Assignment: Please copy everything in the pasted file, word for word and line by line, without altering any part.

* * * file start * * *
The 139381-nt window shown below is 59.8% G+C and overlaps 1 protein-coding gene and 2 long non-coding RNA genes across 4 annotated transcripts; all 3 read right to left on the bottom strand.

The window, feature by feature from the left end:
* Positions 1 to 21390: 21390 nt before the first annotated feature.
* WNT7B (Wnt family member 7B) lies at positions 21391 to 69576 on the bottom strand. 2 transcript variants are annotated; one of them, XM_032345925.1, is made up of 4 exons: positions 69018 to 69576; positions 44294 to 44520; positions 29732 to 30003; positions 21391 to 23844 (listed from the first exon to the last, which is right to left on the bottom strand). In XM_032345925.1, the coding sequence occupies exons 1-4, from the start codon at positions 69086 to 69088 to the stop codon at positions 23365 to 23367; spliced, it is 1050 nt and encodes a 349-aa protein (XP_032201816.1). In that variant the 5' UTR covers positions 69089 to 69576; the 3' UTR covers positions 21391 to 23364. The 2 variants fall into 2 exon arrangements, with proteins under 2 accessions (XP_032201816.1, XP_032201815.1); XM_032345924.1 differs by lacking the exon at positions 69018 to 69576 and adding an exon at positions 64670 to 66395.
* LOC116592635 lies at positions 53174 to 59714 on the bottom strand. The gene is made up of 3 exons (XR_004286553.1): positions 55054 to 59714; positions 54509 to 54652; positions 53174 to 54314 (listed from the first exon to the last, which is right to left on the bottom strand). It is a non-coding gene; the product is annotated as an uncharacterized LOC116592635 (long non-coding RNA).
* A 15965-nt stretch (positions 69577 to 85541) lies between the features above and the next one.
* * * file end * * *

The 139381-nt window shown below is 59.8% G+C and overlaps 1 protein-coding gene and 2 long non-coding RNA genes across 4 annotated transcripts; all 3 read right to left on the bottom strand.

The window, feature by feature from the left end:
* Positions 1 to 21390: 21390 nt before the first annotated feature.
* WNT7B (Wnt family member 7B) lies at positions 21391 to 69576 on the bottom strand. 2 transcript variants are annotated; one of them, XM_032345925.1, is made up of 4 exons: positions 69018 to 69576; positions 44294 to 44520; positions 29732 to 30003; positions 21391 to 23844 (listed from the first exon to the last, which is right to left on the bottom strand). In XM_032345925.1, the coding sequence occupies exons 1-4, from the start codon at positions 69086 to 69088 to the stop codon at positions 23365 to 23367; spliced, it is 1050 nt and encodes a 349-aa protein (XP_032201816.1). In that variant the 5' UTR covers positions 69089 to 69576; the 3' UTR covers positions 21391 to 23364. The 2 variants fall into 2 exon arrangements, with proteins under 2 accessions (XP_032201816.1, XP_032201815.1); XM_032345924.1 differs by lacking the exon at positions 69018 to 69576 and adding an exon at positions 64670 to 66395.
* LOC116592635 lies at positions 53174 to 59714 on the bottom strand. The gene is made up of 3 exons (XR_004286553.1): positions 55054 to 59714; positions 54509 to 54652; positions 53174 to 54314 (listed from the first exon to the last, which is right to left on the bottom strand). It is a non-coding gene; the product is annotated as an uncharacterized LOC116592635 (long non-coding RNA).
* A 15965-nt stretch (positions 69577 to 85541) lies between the features above and the next one.